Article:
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I’m a sucker for sports history. It doesn’t even really matter the sport – I generally lean toward the Big Four, but honestly, any discussion of the athletic past will work. I have my sporting foci – baseball and football foremost among them – but as a general fan, I can derive joy from coverage of just about any athletic endeavor.

The moral to the story is simple: With the right pairing of subject matter and author, a work of sports nonfiction can really sing.

Longtime Boston sports journalist Leigh Montville is one of the best to ever do the gig, with a decades-long body of work covering some of the most iconic moments in American sports. His latest book is “Tall Men, Short Shorts – The 1969 NBA Finals: Wilt, Russ, Lakers, Celtics, and a Very Young Sports Reporter” (Doubleday, $29), a look back at the series that would ultimately mark the ending of the lengthy Celtics NBA dynasty of the 1950s and 1960s. A series that saw a certain bright young man – just 24 years of age and setting out on what would become an iconic career as an ink-stained wretch – crisscrossing the country as part of the now-legendary NBA Finals matchup between the Boston Celtics and the Los Angeles Lakers in 1969.

It’s also a wonderful bit of autobiographical writing, a reflection on the beginnings of a storied career. Those moments of memory and memoir are what elevate this book from what would be a perfectly adequate work of sports history into something more, a wry look back from someone who understands that the person he once was had a lot to learn.

Published in Sports
Wednesday, 23 December 2020 12:13

‘From Hang Time to Prime Time’ a slam dunk

The NBA is big business these days.

Players are global icons, recognizable to billions of people. They are literally world famous, making eight figure salaries and signing even bigger endorsement deals. On the ownership side, TV contracts and ever-escalating franchise values mean big profit for anyone with a piece of an NBA team.

It’s easy to forget that it wasn’t always this way.

Pete Croatto’s new book “From Hang Time to Prime Time: Business, Entertainment, and the Birth of the Modern-Day NBA” (Atria, $27) takes us back to a time, not so long, when the NBA was a pro sports afterthought, a league that struggled to gain any sort of foothold in the cultural consciousness. The public perception was mixed and the product on the floor was uneven; outside of a few cities, the league was barely holding on. You couldn’t even watch games live; even the Finals were infamously aired on tape delay.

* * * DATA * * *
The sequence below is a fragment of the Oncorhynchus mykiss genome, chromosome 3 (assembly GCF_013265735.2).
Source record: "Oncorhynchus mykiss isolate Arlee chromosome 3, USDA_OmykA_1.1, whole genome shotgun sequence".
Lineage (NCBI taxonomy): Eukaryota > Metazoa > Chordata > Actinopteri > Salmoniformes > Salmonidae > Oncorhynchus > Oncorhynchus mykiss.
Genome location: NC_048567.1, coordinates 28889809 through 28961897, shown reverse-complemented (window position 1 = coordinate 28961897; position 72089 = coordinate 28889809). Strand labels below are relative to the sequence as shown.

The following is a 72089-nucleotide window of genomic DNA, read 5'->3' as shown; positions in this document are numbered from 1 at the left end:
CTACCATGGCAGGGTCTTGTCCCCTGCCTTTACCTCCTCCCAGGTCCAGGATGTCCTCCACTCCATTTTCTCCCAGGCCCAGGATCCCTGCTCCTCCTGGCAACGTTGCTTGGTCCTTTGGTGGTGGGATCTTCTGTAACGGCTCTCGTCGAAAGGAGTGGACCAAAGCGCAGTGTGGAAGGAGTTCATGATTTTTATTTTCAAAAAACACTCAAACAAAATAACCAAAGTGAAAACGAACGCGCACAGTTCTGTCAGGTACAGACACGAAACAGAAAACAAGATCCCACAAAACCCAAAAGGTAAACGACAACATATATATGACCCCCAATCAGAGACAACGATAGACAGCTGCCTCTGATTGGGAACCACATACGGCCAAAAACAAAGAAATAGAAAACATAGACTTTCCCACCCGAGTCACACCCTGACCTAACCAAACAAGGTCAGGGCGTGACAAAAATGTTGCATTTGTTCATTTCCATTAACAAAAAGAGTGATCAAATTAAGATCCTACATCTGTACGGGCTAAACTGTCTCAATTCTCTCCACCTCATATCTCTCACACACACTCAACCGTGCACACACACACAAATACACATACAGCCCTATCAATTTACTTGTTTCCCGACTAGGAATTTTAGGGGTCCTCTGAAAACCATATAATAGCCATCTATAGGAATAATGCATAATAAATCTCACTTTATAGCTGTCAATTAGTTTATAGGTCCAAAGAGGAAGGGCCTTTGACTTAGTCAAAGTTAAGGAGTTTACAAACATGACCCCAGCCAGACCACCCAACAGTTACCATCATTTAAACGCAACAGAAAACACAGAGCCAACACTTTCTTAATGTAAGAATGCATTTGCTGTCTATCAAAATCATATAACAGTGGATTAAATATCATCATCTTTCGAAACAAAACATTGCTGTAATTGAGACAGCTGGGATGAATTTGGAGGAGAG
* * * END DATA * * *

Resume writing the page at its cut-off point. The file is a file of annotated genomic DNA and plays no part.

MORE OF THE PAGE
But thanks to some savvy league officials, some smart business moves, a handful of transcendent players and a few lucky bounces, the NBA transformed itself. The period from the early ‘70s through the ‘80s was transformative, a time when the league went from also-ran to clubhouse leader. It was a long journey, and not without obstacles, but ultimately, the NBA got where it wanted to go.

Published in Sports

Montville book explores a turbulent half-decade for boxing champ Ali

Published in Sports
Wednesday, 12 April 2017 11:56

History made on the hardwood

Russell Westbrook’s season-long triple-double

Published in Sports
Wednesday, 01 February 2017 14:11

The Sports Edge – Heroes of the Dark Ages

Things change quickly these days. High schoolers can recall a time when there was no such thing as Snapchat. Gen-X types may remember a distant past before cellphones or at least have memories of the days when they were the size of a shoebox. 

Published in The Sports Edge

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